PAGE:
"I can't say it's unwise to have a vote," Levin said. "How much time would there be to debate a matter of significance like this? Would there be a week's time to debate it? A day's time to debate it? I mean, just to have a vote without any deliberation, it seems to me, is not the way the Senate should operate."
Sen. Lindsey Graham (S.C.), the GOP's top foreign aid appropriator, blasted Paul's amendment.
"Pakistan is a country with nuclear weapons that is hanging by a thread. I think it would be a very bad idea," Graham said. "They've opened up the supply routes; they have been helpful in some areas.
"We live in dangerous times, and I am very worried about the possibility of a nuclear-armed Pakistan falling into extremist hands. So no, now is not the time to disengage from Pakistan," Graham said, before noting that the funds should have "some conditions."
Graham has the position on the Senate Appropriations Subcommittee on State and Foreign Operations that was held for years by Senate Minority Leader Mitch McConnell (R-Ky.).
McConnell delivered a floor speech Thursday morning regarding the recent attacks against U.S. diplomatic outposts in the Middle East and North Africa that differed from his junior Kentucky colleague's view of taking foreign aid away from Libya and Egypt.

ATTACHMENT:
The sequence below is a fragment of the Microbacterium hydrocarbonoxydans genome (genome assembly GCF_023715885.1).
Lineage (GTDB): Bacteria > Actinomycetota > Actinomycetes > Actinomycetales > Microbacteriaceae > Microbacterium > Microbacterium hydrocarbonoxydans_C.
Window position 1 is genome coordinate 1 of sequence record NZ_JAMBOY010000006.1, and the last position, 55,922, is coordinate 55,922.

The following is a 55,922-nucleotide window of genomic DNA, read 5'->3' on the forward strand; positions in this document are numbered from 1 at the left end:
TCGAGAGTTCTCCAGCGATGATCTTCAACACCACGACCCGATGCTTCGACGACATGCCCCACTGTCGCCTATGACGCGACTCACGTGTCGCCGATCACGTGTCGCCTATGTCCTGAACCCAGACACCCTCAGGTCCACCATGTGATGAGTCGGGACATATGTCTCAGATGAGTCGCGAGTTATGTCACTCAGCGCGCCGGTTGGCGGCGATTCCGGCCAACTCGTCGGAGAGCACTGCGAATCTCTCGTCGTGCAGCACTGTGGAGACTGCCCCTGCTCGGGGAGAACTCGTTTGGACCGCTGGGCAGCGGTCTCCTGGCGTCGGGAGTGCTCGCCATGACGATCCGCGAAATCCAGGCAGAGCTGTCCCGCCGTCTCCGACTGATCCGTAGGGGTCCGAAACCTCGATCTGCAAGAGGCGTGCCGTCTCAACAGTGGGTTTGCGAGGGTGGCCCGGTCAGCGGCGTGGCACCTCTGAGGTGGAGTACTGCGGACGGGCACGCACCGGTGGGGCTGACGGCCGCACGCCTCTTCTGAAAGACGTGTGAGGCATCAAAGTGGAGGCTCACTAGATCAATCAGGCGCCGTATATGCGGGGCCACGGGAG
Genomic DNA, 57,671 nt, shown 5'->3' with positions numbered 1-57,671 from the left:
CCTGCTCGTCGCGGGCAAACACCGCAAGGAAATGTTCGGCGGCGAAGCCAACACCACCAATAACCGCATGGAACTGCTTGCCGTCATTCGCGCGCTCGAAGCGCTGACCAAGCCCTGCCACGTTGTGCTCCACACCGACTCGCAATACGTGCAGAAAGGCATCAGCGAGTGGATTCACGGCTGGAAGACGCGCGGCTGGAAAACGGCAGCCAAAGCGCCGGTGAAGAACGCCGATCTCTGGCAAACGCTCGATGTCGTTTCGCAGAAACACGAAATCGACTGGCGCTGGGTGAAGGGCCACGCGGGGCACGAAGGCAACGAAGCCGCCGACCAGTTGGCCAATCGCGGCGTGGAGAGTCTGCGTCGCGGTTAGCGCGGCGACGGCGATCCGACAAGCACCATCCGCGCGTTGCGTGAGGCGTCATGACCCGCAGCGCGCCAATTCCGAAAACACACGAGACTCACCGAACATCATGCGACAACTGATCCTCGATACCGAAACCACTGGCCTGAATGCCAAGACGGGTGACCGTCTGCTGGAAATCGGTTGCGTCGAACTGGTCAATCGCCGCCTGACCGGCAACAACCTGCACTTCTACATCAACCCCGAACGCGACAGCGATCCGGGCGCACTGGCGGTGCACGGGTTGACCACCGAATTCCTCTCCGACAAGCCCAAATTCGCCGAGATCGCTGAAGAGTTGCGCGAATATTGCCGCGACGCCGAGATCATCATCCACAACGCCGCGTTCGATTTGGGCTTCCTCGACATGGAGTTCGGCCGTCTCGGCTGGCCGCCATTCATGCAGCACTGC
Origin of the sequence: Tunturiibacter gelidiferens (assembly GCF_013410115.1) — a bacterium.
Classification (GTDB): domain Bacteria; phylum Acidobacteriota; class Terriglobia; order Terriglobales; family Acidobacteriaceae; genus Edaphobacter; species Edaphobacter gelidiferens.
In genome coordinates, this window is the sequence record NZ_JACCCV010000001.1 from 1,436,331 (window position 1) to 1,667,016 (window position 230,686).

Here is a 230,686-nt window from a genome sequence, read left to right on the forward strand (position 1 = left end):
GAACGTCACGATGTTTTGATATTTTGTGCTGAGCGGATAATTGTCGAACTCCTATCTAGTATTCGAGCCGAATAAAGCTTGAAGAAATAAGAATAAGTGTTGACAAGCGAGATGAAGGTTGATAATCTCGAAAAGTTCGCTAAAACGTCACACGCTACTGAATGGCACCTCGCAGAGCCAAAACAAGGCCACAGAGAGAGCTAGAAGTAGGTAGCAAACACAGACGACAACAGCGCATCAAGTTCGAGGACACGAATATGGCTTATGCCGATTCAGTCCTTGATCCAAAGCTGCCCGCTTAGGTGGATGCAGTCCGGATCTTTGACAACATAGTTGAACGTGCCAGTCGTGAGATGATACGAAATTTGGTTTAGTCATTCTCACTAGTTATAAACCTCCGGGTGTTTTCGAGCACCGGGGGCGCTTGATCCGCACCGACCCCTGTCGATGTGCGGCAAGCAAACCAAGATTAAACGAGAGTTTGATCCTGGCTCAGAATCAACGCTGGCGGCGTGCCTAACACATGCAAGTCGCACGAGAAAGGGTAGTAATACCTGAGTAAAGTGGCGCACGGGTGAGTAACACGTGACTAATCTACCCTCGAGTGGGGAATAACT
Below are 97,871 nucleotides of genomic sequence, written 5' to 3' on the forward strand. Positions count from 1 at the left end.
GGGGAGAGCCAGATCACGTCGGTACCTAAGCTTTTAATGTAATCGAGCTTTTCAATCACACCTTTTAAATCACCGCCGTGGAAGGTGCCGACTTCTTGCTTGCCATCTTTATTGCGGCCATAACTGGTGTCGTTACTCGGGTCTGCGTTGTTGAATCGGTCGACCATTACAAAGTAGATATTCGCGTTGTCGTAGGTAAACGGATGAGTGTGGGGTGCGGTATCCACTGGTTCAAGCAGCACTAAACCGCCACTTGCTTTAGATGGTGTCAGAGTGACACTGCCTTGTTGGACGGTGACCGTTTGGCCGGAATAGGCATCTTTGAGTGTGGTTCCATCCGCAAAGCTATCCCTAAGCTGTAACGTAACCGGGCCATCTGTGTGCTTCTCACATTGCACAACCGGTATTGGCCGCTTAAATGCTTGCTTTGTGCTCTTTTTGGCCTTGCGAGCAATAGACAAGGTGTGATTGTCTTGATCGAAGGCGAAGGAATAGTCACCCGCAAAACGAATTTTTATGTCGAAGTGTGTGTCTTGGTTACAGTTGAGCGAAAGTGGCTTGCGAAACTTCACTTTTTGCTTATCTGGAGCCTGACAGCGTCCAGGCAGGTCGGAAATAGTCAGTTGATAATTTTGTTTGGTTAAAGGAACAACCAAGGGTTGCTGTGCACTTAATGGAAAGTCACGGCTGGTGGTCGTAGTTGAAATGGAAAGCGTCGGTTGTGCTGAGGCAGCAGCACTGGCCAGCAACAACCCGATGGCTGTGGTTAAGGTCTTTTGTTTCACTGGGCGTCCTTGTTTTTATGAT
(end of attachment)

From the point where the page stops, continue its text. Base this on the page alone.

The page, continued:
"This is a moment for Americans to show our closest allies in the Middle East that we unequivocally stand with them. No mixed signals. Neither Israel, nor any of our allies, should ever have any reason to doubt that resolve," McConnell said.
Paul filed another amendment to the veterans' bill after four Americans killed in a rocket attack on the U.S. consulate in Benghazi, Libya, to strip aid from the North African country.
"The perpetrators of this senseless attack must be brought to justice. I, therefore, demand that until the Libyan police hand over suspects to U.S officials, any U.S. foreign aid to the government of Libya be contingent on their full support in this matter," Paul said in a statement.
The statement came even as U.S. officials, led by President Barack Obama, praised Libyan cooperation in the immediate aftermath of the attack.
"Already, many Libyans have joined us in doing so, and this attack will not break the bonds between the United States and Libya. Libyan security personnel fought back against the attackers alongside Americans," Obama said.